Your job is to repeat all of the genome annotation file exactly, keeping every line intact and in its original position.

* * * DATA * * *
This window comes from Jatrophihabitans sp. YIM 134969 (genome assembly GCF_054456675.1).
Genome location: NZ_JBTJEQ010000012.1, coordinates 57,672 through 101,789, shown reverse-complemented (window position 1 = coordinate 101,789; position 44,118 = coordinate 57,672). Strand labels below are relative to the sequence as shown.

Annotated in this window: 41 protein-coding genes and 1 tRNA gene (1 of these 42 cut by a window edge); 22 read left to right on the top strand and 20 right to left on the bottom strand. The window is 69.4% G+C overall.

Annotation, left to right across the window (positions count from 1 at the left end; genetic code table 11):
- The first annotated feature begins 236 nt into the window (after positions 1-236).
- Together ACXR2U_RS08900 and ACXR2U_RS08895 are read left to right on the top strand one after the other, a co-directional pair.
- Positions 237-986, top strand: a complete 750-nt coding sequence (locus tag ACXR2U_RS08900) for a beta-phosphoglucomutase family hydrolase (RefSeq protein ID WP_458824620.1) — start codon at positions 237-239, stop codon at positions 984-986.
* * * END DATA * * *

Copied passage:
This window comes from Jatrophihabitans sp. YIM 134969 (genome assembly GCF_054456675.1).
Genome location: NZ_JBTJEQ010000012.1, coordinates 57,672 through 101,789, shown reverse-complemented (window position 1 = coordinate 101,789; position 44,118 = coordinate 57,672). Strand labels below are relative to the sequence as shown.

Annotated in this window: 41 protein-coding genes and 1 tRNA gene (1 of these 42 cut by a window edge); 22 read left to right on the top strand and 20 right to left on the bottom strand. The window is 69.4% G+C overall.

Annotation, left to right across the window (positions count from 1 at the left end; genetic code table 11):
- The first annotated feature begins 236 nt into the window (after positions 1-236).
- Together ACXR2U_RS08900 and ACXR2U_RS08895 are read left to right on the top strand one after the other, a co-directional pair.
- Positions 237-986, top strand: a complete 750-nt coding sequence (locus tag ACXR2U_RS08900) for a beta-phosphoglucomutase family hydrolase (RefSeq protein ID WP_458824620.1) — start codon at positions 237-239, stop codon at positions 984-986.